Immigrants Who Made the Brooklyn Navy Yard Great: John Ericsson

This post is part of our eight-part series profiling immigrants to the United States who made significant contributions to the Brooklyn Navy Yard from the eighteenth century to the present day.


John Ericsson (1803–1889)

John Ericsson was perhaps more of an engineer than any man who ever lived. Of his 85 years on this earth, 75 of them were spent as an engineer, and he worked in almost every conceivable field of engineering a person could in the 19th century, spanning the apogee of the Industrial Revolution. >> Continue reading

Presidential Visits to the Brooklyn Navy Yard, Part II

Three years ago, in celebration of Presidents Day, we wrote about the handful of times that sitting US presidents had paid visits to the Brooklyn Navy Yard. At that time, we only mentioned two such visits – by William Howard Taft, once as president-elect on November 13, 1908, and as soon-to-be-ousted-president on October 30, 1912, and by Woodrow Wilson,  on May 11, 1914. But we have since done considerably more historical digging, and we would like to share a few more notable presidential visits.>> Continue reading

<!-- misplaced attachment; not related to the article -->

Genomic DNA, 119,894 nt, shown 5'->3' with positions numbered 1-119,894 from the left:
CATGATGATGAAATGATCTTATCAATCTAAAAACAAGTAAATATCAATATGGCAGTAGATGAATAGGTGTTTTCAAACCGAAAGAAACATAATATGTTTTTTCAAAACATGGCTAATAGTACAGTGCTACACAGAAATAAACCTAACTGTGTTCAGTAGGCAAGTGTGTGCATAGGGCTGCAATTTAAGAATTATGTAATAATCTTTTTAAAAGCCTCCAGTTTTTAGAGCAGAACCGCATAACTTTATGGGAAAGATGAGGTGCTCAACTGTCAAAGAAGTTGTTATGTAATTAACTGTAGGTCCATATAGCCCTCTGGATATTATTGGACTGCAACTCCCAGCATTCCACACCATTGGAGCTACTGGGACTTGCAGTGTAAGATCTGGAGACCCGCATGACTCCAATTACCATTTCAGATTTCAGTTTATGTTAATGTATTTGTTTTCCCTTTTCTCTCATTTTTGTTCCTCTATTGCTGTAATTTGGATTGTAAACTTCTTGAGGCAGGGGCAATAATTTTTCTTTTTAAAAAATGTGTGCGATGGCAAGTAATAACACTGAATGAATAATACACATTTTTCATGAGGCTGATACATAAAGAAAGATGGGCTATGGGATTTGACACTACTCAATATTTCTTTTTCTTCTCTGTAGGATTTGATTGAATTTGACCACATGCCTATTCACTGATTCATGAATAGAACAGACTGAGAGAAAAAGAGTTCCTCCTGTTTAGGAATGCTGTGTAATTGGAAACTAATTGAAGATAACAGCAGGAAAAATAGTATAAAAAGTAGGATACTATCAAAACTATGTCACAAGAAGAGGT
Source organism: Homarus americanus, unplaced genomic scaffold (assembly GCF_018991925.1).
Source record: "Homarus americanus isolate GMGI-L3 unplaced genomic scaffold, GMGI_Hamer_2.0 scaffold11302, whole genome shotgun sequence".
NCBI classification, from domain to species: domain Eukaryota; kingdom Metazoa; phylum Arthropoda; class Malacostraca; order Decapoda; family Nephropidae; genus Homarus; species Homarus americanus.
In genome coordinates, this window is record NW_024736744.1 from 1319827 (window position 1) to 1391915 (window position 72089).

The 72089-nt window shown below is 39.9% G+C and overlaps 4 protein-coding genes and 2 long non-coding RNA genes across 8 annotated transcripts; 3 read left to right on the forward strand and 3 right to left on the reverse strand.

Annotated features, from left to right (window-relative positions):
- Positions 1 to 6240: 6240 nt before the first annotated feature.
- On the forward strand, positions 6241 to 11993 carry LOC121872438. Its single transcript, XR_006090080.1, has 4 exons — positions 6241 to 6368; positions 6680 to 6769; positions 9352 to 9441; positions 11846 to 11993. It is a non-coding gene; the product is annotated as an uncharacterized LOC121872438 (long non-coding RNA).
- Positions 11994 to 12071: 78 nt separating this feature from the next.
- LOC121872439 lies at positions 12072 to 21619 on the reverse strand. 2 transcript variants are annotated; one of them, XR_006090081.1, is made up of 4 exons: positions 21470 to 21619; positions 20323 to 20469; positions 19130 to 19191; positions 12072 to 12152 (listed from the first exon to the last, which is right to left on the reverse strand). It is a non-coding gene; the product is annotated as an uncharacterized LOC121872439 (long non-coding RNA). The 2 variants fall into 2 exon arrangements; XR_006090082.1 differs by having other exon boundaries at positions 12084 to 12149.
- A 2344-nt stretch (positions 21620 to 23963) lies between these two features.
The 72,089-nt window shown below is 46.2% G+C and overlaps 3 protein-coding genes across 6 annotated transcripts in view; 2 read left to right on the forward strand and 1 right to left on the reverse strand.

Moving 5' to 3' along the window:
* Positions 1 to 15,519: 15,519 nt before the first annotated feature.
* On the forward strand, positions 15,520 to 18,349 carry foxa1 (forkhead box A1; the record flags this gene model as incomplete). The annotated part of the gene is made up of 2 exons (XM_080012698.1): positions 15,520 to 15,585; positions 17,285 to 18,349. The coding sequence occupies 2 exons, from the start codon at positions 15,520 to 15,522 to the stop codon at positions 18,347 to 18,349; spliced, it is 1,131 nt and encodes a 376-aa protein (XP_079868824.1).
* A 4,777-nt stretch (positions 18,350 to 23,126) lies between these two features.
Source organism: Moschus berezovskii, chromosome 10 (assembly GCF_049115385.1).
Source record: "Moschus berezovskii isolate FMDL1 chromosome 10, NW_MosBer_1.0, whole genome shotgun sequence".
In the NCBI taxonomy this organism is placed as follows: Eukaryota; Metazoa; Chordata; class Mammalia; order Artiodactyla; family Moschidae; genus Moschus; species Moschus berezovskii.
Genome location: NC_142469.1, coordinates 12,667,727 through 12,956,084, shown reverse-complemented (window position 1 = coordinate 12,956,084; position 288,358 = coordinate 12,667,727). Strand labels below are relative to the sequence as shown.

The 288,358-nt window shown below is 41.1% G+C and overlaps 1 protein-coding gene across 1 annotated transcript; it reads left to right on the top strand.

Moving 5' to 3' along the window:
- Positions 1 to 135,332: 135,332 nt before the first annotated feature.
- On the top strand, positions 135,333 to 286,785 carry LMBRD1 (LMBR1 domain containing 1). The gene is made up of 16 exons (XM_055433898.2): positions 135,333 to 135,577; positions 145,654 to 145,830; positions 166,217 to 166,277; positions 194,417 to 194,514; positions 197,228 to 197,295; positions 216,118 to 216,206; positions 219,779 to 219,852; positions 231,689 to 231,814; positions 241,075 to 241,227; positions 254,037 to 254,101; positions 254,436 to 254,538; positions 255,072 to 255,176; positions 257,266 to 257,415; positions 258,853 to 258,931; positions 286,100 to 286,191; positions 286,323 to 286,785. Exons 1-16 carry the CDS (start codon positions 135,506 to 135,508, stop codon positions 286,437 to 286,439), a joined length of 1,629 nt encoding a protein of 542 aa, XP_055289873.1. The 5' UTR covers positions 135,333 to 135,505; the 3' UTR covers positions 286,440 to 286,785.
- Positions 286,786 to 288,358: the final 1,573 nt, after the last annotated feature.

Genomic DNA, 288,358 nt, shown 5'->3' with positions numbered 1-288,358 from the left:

Extraordinary Journey to Bring Camels to US Began at Brooklyn Navy Yard

This past weekend, I was perusing the US Naval Institute website (probably one of my favorite websites), when I came across an article, “Unique Ships of the U.S. Navy.” Featured in the article were seafaring oddities like the world’s smallest nuclear sub, a concrete-hulled refrigerated barge used to supply sailors with ice cream in World War II, and the Navy’s “smallest aircraft carrier,” the USS Baylander, which is now a resident of Brooklyn Bridge Park.

Another one of the vessels on this list caught my eye: the USS Supply, which in 1855–57 embarked on one of the most unusual journeys in American military history. Its mission was to travel to the Middle East to procure for the US Army an experimental caravan of camels to be used for military operations in the arid Southwest. The project itself was remarkable – and has been written about extensively – but it drew my attention because of its close connections to the Brooklyn Navy Yard.>> Continue reading